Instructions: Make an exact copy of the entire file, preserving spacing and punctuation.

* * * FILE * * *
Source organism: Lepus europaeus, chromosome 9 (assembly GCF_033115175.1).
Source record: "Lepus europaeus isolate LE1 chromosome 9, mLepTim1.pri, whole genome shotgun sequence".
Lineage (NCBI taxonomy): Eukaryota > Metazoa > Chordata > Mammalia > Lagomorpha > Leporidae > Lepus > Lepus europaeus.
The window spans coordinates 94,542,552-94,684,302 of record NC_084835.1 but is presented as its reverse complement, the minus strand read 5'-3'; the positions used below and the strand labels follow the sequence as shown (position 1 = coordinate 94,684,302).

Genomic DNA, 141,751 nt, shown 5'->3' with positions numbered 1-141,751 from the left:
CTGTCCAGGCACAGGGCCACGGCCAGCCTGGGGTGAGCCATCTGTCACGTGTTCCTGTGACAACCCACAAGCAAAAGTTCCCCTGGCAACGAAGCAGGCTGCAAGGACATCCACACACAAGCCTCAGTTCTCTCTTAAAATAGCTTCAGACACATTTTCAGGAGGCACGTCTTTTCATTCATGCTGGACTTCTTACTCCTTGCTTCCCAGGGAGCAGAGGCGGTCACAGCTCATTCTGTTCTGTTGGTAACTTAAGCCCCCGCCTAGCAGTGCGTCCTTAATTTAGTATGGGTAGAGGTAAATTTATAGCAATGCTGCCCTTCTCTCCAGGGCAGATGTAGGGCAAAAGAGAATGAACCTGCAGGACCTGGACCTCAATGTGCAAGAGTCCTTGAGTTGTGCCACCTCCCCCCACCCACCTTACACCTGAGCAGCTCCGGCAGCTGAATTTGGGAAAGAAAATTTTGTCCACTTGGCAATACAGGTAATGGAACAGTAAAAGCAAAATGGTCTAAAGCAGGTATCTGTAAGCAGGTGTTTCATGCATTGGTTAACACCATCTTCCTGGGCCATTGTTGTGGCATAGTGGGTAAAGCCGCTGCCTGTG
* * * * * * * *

Source organism: Lepus europaeus, chromosome 9 (assembly GCF_033115175.1).
Source record: "Lepus europaeus isolate LE1 chromosome 9, mLepTim1.pri, whole genome shotgun sequence".
Lineage (NCBI taxonomy): Eukaryota > Metazoa > Chordata > Mammalia > Lagomorpha > Leporidae > Lepus > Lepus europaeus.
The window spans coordinates 94,542,552-94,684,302 of record NC_084835.1 but is presented as its reverse complement, the minus strand read 5'-3'; the positions used below and the strand labels follow the sequence as shown (position 1 = coordinate 94,684,302).

Genomic DNA, 141,751 nt, shown 5'->3' with positions numbered 1-141,751 from the left:
CTGTCCAGGCACAGGGCCACGGCCAGCCTGGGGTGAGCCATCTGTCACGTGTTCCTGTGACAACCCACAAGCAAAAGTTCCCCTGGCAACGAAGCAGGCTGCAAGGACATCCACACACAAGCCTCAGTTCTCTCTTAAAATAGCTTCAGACACATTTTCAGGAGGCACGTCTTTTCATTCATGCTGGACTTCTTACTCCTTGCTTCCCAGGGAGCAGAGGCGGTCACAGCTCATTCTGTTCTGTTGGTAACTTAAGCCCCCGCCTAGCAGTGCGTCCTTAATTTAGTATGGGTAGAGGTAAATTTATAGCAATGCTGCCCTTCTCTCCAGGGCAGATGTAGGGCAAAAGAGAATGAACCTGCAGGACCTGGACCTCAATGTGCAAGAGTCCTTGAGTTGTGCCACCTCCCCCCACCCACCTTACACCTGAGCAGCTCCGGCAGCTGAATTTGGGAAAGAAAATTTTGTCCACTTGGCAATACAGGTAATGGAACAGTAAAAGCAAAATGGTCTAAAGCAGGTATCTGTAAGCAGGTGTTTCATGCATTGGTTAACACCATCTTCCTGGGCCATTGTTGTGGCATAGTGGGTAAAGCCGCTGCCTGTG